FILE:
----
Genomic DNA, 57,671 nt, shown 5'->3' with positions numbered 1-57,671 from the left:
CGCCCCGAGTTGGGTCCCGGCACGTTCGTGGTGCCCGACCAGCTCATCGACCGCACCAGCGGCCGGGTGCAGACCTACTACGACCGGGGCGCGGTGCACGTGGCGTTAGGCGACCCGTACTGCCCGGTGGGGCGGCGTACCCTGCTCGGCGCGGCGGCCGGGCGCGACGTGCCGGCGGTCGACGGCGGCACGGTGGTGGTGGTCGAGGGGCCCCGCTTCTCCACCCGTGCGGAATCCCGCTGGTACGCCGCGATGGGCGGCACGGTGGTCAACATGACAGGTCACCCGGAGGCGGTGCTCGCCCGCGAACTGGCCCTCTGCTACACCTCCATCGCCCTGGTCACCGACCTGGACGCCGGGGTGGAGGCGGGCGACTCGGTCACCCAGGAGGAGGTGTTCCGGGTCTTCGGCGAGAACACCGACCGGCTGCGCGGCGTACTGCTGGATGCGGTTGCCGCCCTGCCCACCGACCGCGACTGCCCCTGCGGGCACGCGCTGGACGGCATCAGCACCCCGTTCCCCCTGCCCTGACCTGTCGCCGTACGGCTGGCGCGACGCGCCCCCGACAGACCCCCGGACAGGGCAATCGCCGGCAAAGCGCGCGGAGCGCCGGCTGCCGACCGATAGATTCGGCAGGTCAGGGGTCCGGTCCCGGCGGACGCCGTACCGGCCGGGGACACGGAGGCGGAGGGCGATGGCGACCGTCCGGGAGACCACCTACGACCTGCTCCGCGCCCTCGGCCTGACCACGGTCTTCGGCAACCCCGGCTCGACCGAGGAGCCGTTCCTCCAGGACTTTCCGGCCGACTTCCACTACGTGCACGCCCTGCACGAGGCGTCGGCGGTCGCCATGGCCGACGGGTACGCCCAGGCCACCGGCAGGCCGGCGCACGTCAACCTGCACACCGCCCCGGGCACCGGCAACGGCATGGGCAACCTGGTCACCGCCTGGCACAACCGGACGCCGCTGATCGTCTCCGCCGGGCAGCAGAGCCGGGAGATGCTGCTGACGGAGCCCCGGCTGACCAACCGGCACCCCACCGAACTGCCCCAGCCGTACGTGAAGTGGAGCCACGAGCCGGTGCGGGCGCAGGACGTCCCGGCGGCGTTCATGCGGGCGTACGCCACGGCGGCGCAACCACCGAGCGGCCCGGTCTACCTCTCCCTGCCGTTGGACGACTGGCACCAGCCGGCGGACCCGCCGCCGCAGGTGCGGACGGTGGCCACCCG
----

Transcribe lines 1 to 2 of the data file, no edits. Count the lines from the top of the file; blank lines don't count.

Genomic DNA, 57,671 nt, shown 5'->3' with positions numbered 1-57,671 from the left:
CGCCCCGAGTTGGGTCCCGGCACGTTCGTGGTGCCCGACCAGCTCATCGACCGCACCAGCGGCCGGGTGCAGACCTACTACGACCGGGGCGCGGTGCACGTGGCGTTAGGCGACCCGTACTGCCCGGTGGGGCGGCGTACCCTGCTCGGCGCGGCGGCCGGGCGCGACGTGCCGGCGGTCGACGGCGGCACGGTGGTGGTGGTCGAGGGGCCCCGCTTCTCCACCCGTGCGGAATCCCGCTGGTACGCCGCGATGGGCGGCACGGTGGTCAACATGACAGGTCACCCGGAGGCGGTGCTCGCCCGCGAACTGGCCCTCTGCTACACCTCCATCGCCCTGGTCACCGACCTGGACGCCGGGGTGGAGGCGGGCGACTCGGTCACCCAGGAGGAGGTGTTCCGGGTCTTCGGCGAGAACACCGACCGGCTGCGCGGCGTACTGCTGGATGCGGTTGCCGCCCTGCCCACCGACCGCGACTGCCCCTGCGGGCACGCGCTGGACGGCATCAGCACCCCGTTCCCCCTGCCCTGACCTGTCGCCGTACGGCTGGCGCGACGCGCCCCCGACAGACCCCCGGACAGGGCAATCGCCGGCAAAGCGCGCGGAGCGCCGGCTGCCGACCGATAGATTCGGCAGGTCAGGGGTCCGGTCCCGGCGGACGCCGTACCGGCCGGGGACACGGAGGCGGAGGGCGATGGCGACCGTCCGGGAGACCACCTACGACCTGCTCCGCGCCCTCGGCCTGACCACGGTCTTCGGCAACCCCGGCTCGACCGAGGAGCCGTTCCTCCAGGACTTTCCGGCCGACTTCCACTACGTGCACGCCCTGCACGAGGCGTCGGCGGTCGCCATGGCCGACGGGTACGCCCAGGCCACCGGCAGGCCGGCGCACGTCAACCTGCACACCGCCCCGGGCACCGGCAACGGCATGGGCAACCTGGTCACCGCCTGGCACAACCGGACGCCGCTGATCGTCTCCGCCGGGCAGCAGAGCCGGGAGATGCTGCTGACGGAGCCCCGGCTGACCAACCGGCACCCCACCGAACTGCCCCAGCCGTACGTGAAGTGGAGCCACGAGCCGGTGCGGGCGCAGGACGTCCCGGCGGCGTTCATGCGGGCGTACGCCACGGCGGCGCAACCACCGAGCGGCCCGGTCTACCTCTCCCTGCCGTTGGACGACTGGCACCAGCCGGCGGACCCGCCGCCGCAGGTGCGGACGGTGGCCACCCG